A 54-year-old man underwent decompressive craniectomy following a stroke. He further developed right lower limb ischaemia, and CT aortography revealed extensive aortic atherosclerotic disease. Urgent embolectomy prevented him from having a major amputation. He subsequently developed pulmonary embolism. This was initially treated with heparin followed by warfarin apart from antiplatelets and statin. A follow-up aortography at 3 months interval showed near complete resolution of atheromatous disease of the aorta. This report raises the possibility that apart from antiplatelets and lipid-lowering agents, anticoagulation may be responsible for resolution of such an extensive atheromatous disease and whether this can be considered as part of regular treatment.
- warfarin therapy
- vascular surgery
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Severe atheromatous aortic disease with chronic smokers and other risk factors is known.
This leads to serious consequences, that is, stroke and peripheral vascular disease.
Various surgical and medical treatments have been used until now.
This case report raises a possibility that a combination therapy with statin, aspirin and warfarin may help resolve the atheromatous disease and prevent complications.
This may also obviate the need of potentially life-threatening surgeries.
A 54-year-old man with 40 years history of smoking was presented with a left-sided weakness and slurring of speech. On admission, CT brain scan showed extensive right middle cerebral artery territory infarct. He was started on aspirin. Two days later, his Glasgow Coma Scale (GCS) dropped to 9 (E2V2M5) and repeat CT brain scan done showed haemorrhagic conversion with significant mass effect, midline shift, along with the development of a hydrocephalus. He underwent decompressive craniectomy with intracranial pressure monitoring.
Ultrasound carotid revealed small plaques in the distal aspect of the right common carotid artery.
Three weeks after stroke, he developed acute left lower limb ischaemia. Urgent CT aortography (figure 1) showed severe and extensive atherosclerotic plaques (nearly 50% blockage) along with whole infrarenal aorta till its bifurcation, occlusion of the left popliteal artery from underlying thrombus, with partial occlusion of the left anterior and posterior tibial and peroneal arteries. A subsegmental pulmonary embolism in the right pulmonary artery was also detected during this scan.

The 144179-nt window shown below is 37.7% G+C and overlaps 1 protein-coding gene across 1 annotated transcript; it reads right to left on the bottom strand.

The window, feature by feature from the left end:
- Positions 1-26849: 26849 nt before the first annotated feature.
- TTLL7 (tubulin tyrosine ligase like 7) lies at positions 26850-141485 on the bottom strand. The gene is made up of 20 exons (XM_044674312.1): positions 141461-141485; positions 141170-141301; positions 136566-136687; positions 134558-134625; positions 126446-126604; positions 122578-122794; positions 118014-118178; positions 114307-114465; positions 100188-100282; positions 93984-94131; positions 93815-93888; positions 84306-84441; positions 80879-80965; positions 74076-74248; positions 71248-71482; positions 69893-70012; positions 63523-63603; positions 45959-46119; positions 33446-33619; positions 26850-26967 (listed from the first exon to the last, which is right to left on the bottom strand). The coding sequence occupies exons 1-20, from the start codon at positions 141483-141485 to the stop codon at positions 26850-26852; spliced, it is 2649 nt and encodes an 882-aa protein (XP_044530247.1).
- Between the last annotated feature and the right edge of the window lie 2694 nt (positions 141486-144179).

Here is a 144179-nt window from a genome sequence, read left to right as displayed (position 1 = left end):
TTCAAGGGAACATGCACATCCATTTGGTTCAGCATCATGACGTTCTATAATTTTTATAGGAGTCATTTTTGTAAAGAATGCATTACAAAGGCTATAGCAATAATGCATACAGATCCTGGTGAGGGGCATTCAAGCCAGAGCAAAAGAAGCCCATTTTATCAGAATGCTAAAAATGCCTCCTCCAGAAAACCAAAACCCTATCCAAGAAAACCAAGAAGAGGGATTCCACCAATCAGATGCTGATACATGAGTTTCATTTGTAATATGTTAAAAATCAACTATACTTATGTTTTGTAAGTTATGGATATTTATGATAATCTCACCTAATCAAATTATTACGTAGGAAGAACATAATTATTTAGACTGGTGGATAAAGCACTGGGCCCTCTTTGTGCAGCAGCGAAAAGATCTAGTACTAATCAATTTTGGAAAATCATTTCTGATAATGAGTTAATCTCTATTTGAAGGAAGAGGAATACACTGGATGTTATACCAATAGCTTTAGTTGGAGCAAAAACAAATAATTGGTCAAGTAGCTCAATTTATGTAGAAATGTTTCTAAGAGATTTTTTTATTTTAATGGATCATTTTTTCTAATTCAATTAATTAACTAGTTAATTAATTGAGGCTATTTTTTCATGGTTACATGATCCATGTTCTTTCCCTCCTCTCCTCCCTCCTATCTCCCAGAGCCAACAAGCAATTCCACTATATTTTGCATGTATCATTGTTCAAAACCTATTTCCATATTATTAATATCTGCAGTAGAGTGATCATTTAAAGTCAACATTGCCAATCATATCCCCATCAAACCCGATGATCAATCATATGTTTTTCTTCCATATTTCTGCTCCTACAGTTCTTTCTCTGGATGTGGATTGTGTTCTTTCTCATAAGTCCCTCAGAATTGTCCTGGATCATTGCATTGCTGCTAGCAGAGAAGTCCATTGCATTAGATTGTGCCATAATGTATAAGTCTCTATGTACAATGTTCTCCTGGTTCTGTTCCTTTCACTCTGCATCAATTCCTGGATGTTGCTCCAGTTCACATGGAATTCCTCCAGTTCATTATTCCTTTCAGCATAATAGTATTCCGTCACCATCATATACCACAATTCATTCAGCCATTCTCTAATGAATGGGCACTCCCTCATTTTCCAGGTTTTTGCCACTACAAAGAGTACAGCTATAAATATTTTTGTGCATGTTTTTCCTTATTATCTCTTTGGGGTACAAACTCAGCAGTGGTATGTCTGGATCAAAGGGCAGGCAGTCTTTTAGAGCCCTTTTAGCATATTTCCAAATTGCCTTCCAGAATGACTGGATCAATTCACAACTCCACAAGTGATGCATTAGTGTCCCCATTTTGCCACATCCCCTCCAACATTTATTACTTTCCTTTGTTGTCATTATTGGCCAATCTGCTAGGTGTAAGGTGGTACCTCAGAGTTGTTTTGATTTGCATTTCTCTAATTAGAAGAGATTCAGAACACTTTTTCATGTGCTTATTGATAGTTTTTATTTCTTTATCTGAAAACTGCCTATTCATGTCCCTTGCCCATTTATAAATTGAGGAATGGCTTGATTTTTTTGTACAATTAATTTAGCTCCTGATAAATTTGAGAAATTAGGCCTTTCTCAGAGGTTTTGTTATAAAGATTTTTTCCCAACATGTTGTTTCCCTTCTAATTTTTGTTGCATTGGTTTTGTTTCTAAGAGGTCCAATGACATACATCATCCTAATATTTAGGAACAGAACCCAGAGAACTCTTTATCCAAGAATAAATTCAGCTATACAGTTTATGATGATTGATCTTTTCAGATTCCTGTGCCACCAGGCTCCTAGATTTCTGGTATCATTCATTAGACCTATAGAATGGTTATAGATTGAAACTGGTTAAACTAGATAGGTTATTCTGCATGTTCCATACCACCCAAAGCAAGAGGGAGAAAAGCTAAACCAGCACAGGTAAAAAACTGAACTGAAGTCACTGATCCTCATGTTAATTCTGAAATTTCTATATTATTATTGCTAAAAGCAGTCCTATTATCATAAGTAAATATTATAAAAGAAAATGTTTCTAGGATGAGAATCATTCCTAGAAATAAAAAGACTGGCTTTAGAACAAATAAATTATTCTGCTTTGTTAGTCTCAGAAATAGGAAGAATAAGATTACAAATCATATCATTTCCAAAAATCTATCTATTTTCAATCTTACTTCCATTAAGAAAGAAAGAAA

He underwent left popliteal embolectomy through popliteal approach on the same day, without any intervention of aortic athroma.
After careful discussion with the patient, family, neurologist, rehab physician and vascular team, postoperatively he received full anticoagulation (heparin followed by warfarin). Initially, he was treated with intravenous heparin with titration of dose based on activated partial thromboplastin time and careful monitoring of neurological status. A repeat brain scan was performed to ensure no deterioration or recurrence of bleeding. Further, he underwent multidisciplinary inpatient rehabilitation with partial functional recovery. At the time of discharge, he was wheelchair independent.
The medications during this period included: aspirin, warfarin and high-dose simvastatin. The repeat CT angiogram of aorta and left lower limb for postoperative follow-up after 3 months (figure 2). As compared with the previous CT angiogram, the eccentric mural thrombus narrowing the aorta showed near complete resolution along with restoration of the calibre of aorta, the left popliteal artery and the distal vessels. As per local anticoagulation guidelines warfarin was stopped at 3 months. Target international normalised ratio (INR) was also maintained at 2–3.
As the patient remained asymptomatic and did not have respiratory symptoms, further chest scan was not done. He has remained asymptomatic until now (7 years post-treatment).
In patients with embolic stroke, especially when carotid atherosclerosis has been established, possibility descending aortic atherosclerosis should be considered as this may help to prevent distal embolisation with possibility of limb loss especially in centre where vascular surgical access is not available.